Tag Archive | Food Justice

Southeast Area Farmers’ Market and Food Justice

Mr. Henry selling organic collards, kale, mustard and sweet potato greens at the Southeast Area Farmers' Market.

Mr. Henry selling organic collards, kale, mustard and sweet potato greens at the Southeast Area Farmers’ Market.

While most farmers’ markets have a business goal in mind, the Southeast Area Farmers’ Market’s main goal is food justice. Increasing access to healthy food in Grand Rapids’ southeast neighborhoods is the market’s food justice goal.

Food Justice grew out of the Environmental Justice movement, where communities of color and poor working class people began to realize that their lack of access to healthy and affordable food was not the result of their own behavior, but of a food system that was motivated by profit. It’s not that our neighborhoods are food deserts. Rather, they are victims of food apartheid.

If you’d like to discover more information about food justice, visit the OKT website to see the entire OKT Food Justice Series. The series includes information on the Farm Bill, GMOs, food workers’ rights, climate change and food justice, the impact women of color have had on the food justice movement and more.

The Southeast Area Farmers’ Market is open 11 a.m. to 3 p.m. Saturdays at Gerald R Ford Academic Center through November 8. The market warmly welcomes SNAP/EBT, Double Up Food Bucks (DUFB) and WIC & Sr. ProjectFresh as well as cash and debit cards.

2nd WOC Convening opened opportunities for impactful dialogue

Last night’s 2nd Women of Color Convening laid the foundation for important dialogue about food justice. The community members present shared their keen insights into the current food system’s role in denying people of color equal access to healthy foods, hence, promoting under-nutrition and disease in their communities. Facilitator, Lila Cabbil, president emeritus, Rosa Parks Institute, guided the dialogue. These kinds of conversations are evidence that change is not merely coming, it is already here.

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” I really enjoyed the OKT’s Women of Color /Food Justice event last night. I am excited about all that I learned and I’m anxious to attend more events.  I am still sharing the information I learned.” Gloria, attendee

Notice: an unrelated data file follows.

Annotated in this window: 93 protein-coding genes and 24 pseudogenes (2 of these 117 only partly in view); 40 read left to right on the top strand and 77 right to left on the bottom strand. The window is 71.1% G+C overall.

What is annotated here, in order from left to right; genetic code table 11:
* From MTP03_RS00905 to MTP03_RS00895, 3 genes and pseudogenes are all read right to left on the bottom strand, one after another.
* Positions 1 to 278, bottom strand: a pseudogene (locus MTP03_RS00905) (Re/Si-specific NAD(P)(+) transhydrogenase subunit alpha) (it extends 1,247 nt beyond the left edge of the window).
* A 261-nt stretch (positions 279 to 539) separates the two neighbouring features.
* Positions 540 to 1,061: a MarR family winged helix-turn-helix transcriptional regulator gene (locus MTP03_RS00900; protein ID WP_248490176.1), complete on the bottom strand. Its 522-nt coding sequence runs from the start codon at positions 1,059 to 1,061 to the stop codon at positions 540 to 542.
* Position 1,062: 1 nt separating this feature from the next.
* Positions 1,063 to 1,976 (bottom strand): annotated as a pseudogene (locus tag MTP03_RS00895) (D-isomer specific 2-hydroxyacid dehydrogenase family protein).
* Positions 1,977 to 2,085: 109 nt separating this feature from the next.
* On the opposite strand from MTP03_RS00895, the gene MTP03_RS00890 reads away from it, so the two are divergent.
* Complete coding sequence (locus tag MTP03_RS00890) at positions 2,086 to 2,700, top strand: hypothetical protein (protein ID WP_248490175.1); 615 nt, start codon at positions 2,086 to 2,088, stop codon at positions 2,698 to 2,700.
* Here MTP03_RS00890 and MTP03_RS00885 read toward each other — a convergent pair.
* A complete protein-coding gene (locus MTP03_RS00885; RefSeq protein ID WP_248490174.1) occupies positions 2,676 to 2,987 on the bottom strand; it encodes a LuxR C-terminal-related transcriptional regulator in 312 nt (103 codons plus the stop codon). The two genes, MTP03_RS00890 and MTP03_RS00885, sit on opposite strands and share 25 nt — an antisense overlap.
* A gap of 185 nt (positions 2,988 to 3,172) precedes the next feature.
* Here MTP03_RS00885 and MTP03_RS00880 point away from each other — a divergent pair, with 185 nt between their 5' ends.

Rapid Growth covers LaDonna Redmond’s upcoming appearance at OKT convening

Reposted from Rapid Growth

… do good

Food justice activist LaDonna Redmond tells it like it is

“Food justice is not just about nutrition,” says LaDonna Redmond. “It’s about dignity, and it’s about being visible.”

On Saturday, April 27, the nationally renowned food justice activist and TEDx-featured speaker will present ‘Historical Trauma and Food Justice’ from 9 a.m. to 4 p.m. at Sherman Street Church, 1000 Sherman SE, Grand Rapids. Lunch will be provided. (See how to RSVP, below.)

“We have a food system that has largely been built on the backs of people who don’t have a lot of rights and access to our public policy infrastructure,” says Redmond. “We need to collectively better understand the inequities in the food system, and make sure we include people who have faced these inequities in finding solutions.”

Converting vacant city lots to urban farm sites is a great start. But, Redmond says, “I live in a community where I can get a semi-automatic weapon quicker than I can get a tomato. The public health issue of violence is connected to the public health issue of chronic, diet-related diseases. In my community, it is about living or dying. You can die by the gun or from the lack of proper food.”

Redmond says that the food justice movement is really about the narratives of people of color and beginning to understand that the stories that we tell ourselves in the food movement are as important as the stories that we’ve left out.

“We must include in this the narrative of modern slavery,” she says. “Our food system today is still based on the exploitation of the labor of immigrants in this country. While we are talking about access to free-range chickens and grass-fed beef, we need to also be talking about immigration reform and fair wages for those farm workers, but, the people who serve us, who fix our food, should be paid fairly.”

A long-time community activist, Redmond has successfully worked to get Chicago Public Schools to evaluate junk food, launched urban agriculture projects, started a community grocery store, and worked on federal farm policy to expand access to healthy food in low-income communities.

In early April 2013, she launched the Campaign for Food Justice Now (CFJN), a membership-based organization that will use a race, class, and gender analysis to promote food and agricultural system reforms, and advocate for the adoption of right-to-food policies in the U.S.